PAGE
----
Camacho F.,University of Valencia | Cernicharo J.,University of Valencia | Lacaze R.,EuraTechnologies | Baret F.,French National Institute for Agricultural Research | Weiss M.,French National Institute for Agricultural Research
Remote Sensing of Environment | Year: 2013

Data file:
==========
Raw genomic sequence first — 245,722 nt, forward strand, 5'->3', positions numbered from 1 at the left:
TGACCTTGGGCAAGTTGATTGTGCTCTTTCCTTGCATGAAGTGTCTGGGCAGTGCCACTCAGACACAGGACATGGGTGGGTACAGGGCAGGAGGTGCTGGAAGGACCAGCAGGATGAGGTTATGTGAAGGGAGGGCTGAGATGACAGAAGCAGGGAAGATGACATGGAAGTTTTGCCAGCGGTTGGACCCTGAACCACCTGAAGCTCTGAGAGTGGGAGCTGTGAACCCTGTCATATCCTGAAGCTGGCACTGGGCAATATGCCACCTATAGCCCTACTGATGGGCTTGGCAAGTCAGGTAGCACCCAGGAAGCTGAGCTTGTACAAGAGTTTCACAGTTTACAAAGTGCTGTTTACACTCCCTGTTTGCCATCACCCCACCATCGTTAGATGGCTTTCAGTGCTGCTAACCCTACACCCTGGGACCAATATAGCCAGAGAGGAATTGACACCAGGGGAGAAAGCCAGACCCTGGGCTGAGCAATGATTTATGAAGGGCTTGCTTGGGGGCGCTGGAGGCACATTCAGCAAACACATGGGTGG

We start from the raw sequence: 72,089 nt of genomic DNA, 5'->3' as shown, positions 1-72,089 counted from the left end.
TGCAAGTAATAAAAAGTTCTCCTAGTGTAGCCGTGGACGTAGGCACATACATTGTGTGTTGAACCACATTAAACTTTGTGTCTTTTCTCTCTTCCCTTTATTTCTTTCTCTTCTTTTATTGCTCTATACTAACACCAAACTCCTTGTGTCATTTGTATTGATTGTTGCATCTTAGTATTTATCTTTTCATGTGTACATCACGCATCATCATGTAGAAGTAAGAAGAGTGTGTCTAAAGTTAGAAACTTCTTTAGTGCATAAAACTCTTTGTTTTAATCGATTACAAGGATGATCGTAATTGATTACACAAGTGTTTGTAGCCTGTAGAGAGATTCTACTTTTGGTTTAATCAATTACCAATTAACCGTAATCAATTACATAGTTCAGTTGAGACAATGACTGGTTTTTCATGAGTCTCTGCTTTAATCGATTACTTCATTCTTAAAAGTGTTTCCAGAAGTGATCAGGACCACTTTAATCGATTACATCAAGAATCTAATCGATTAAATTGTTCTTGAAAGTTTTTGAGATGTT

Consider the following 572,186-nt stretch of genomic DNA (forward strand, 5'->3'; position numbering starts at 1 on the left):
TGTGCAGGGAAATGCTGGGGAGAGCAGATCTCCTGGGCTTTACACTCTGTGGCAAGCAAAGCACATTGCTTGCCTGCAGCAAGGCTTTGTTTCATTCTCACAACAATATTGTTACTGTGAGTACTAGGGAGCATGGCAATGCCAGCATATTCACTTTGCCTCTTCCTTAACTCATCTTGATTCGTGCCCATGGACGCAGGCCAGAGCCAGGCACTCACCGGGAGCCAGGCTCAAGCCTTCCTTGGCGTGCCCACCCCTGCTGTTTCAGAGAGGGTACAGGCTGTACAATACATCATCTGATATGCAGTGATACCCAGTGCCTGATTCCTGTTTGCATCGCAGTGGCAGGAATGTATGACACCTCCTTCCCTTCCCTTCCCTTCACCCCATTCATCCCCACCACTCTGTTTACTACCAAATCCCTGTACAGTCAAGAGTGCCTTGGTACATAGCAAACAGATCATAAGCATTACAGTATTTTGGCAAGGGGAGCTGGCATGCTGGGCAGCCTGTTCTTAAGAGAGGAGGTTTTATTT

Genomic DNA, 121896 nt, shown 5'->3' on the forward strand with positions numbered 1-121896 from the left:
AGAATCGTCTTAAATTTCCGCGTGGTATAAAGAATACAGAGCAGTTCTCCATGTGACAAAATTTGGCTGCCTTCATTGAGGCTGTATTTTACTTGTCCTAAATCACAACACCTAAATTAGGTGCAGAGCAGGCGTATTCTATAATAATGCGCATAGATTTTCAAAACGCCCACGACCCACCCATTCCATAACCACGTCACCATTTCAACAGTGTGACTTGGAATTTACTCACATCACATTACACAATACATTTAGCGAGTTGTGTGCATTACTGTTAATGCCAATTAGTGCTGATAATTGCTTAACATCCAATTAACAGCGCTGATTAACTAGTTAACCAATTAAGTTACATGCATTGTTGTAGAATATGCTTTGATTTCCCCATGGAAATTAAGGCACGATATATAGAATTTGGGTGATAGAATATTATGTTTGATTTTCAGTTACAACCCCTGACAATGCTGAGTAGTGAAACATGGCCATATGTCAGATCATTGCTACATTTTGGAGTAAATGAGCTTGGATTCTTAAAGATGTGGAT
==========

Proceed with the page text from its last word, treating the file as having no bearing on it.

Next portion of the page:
This paper describes the scientific validation of the first version of global biophysical products (i.e., leaf area index, fraction of absorbed photosynthetically active radiation and fraction of vegetation cover), namely GEOV1, developed in the framework of the geoland-2/BioPar core mapping service at 1. km spatial resolution and 10-days temporal frequency. The strategy follows the recommendations of the CEOS/WGCV Land Product Validation for LAI global products validation. Several criteria of performance were evaluated, including continuity, spatial and temporal consistency, dynamic range of retrievals, statistical analysis per biome type, precision and accuracy. The spatial and temporal consistencies of GEOV1 products were assessed by intercomparison with reference global products (MODIS c5, CYCLOPES v3.1, GLOBCARBON v2 LAI, and JRC SeaWIFS FAPAR) over a global network of homogeneous sites (BELMANIP-2) during the 2003-2005 period. The accuracy of GEOV1 was evaluated against a number of available ground reference maps. Our results show that GEOV1 products present reliable spatial distribution, smooth temporal profiles which are stable from year to year, good dynamic range with reliable magnitude for bare areas and dense forests, and optimal performances with ground-based maps. GEOV1 outperforms the quality of reference global products in most of the examined criteria, and constitutes a step forward in the development of consistent and accurate global biophysical variables within the context of the land monitoring core service of GMES. © 2013 Elsevier Inc. Source